Forex Options II – INTRINSIC VALUE AND TIME VALUE
As we have seen in our previous video, Options have value, called the premium. The premium is the cost of buying the option and varies depending on its strike price distance to the spot price.
As we can see on the graph 1, depending on whether the spot price is above, equal or below the strike price, it is said s call option is “in-the-money,” “at-the-money,” or “out-of-the- money” (Conversely, “out-of-the-money,” at-the-money” and “in-the-money” for a put option.)
The value of the option (premium) in a determined moment is composed of its intrinsic value and time value.
Premium = Intrinsic Value + Time Value
The intrinsic value of an option is the amount by which it is in-the-money. The intrinsic value part of the premium is not reduced or lost by the passage of time. On a Call option, it is the difference between the spot price and the strike price of the underlying asset. On a Put option, the intrinsic value is equal to the subtraction of the strike price and the asset’s spot price. If the option is at the money or out of the money, its intrinsic value is zero.
We can see that the intrinsic value is not dependent on how much time is left until its expiration. It only tells how much of the value of the asset is included in the price. If the intrinsic value is zero, then the premium has only time value, which decreases over time.
The time value (Theta) can be thought of as the amount by which the premium exceeds its intrinsic value. Also called Extrinsic value, the time value has a direct relation to time, but also to changes in volatility. The time value of an option expiring in three weeks has less time value than a similar option expiring in six weeks. That is logical, as the buyer can profit more time from the movement of the option.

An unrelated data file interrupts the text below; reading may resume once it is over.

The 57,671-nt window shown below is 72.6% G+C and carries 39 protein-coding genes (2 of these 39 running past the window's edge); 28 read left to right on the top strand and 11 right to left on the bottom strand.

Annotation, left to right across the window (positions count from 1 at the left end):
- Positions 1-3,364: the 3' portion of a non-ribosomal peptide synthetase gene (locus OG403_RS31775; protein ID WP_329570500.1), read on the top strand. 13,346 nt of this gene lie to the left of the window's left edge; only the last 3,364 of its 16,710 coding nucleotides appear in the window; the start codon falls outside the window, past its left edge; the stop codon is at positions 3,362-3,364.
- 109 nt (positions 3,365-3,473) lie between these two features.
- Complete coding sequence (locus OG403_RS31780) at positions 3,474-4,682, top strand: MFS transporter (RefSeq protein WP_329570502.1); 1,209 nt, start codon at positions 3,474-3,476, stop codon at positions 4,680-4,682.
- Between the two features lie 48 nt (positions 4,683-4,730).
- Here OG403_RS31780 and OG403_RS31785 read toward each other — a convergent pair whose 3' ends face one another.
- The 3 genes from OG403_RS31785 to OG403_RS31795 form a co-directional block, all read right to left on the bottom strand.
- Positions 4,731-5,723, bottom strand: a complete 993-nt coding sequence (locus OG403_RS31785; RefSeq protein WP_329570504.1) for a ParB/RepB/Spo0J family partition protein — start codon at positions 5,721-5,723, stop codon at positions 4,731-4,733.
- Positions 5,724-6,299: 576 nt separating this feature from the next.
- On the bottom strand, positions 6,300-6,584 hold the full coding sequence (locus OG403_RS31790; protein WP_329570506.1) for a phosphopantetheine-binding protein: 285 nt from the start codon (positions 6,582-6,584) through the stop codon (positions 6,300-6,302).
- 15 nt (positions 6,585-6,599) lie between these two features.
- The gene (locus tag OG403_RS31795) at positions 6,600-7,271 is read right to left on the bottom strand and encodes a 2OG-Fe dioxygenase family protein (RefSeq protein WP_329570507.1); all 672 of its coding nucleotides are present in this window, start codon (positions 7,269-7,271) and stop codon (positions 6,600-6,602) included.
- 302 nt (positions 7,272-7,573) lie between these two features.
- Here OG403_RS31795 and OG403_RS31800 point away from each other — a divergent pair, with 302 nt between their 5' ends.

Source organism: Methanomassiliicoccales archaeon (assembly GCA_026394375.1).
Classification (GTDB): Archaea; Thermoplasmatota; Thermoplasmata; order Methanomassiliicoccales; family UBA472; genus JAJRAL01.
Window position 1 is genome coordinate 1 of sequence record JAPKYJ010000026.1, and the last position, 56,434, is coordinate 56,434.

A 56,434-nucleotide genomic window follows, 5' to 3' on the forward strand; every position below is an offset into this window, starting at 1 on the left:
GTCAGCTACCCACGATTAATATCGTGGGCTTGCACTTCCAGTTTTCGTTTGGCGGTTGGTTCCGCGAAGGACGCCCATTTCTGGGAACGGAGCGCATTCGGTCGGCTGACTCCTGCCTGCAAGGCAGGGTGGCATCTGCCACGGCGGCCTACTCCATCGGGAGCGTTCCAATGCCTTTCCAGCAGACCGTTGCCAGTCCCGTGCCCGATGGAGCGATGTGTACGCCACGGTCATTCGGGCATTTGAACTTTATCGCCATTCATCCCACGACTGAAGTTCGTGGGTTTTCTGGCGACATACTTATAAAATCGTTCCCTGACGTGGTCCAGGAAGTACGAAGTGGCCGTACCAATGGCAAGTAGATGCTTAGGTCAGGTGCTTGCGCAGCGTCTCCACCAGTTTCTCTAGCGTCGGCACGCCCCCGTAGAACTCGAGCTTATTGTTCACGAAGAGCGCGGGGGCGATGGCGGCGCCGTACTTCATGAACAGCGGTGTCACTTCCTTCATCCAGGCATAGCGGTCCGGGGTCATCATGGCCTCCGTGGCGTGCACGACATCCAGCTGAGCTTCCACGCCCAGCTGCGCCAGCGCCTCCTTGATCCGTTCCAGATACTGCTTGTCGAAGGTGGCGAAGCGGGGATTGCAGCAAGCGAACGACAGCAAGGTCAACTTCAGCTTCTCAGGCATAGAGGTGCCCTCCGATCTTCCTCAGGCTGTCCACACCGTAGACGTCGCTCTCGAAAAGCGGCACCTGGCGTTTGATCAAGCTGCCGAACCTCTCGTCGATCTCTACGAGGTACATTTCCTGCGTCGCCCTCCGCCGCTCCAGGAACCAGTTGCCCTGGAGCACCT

Since American options can be exercised any time before expiration, an option premium cannot go below its intrinsic value. This means that the cheaper the option, the less real value is included in the price. The price of out of the money options are lower as the strike price moves further out of the money. That is because the odds of being profitable at expiration decrease with distance from strike to spot price.
The time value has a kind of snowball behavior. It decreases slowly when far away from expiration, but it accelerates and depreciates faster and faster. On the expiration date, the option’s value is only its intrinsic value, which means the option has to be in the money.
As the option is deeper in the money, it has less time value and more intrinsic value. This also means the option behaves more and more as its underlying asset. This is related to the Delta getting closer to 100 ( or -100 in the case of puts). The higher the Delta, the option captures a higher percentage of the movement of its underlying asset.
That’s all for today. In the next videos will explain the basic strategies using options.
THE OPTION TRADER’S GUIDE TO PROBABILITY, VOLATILITY, AND TIMING , by Jay Kaeppel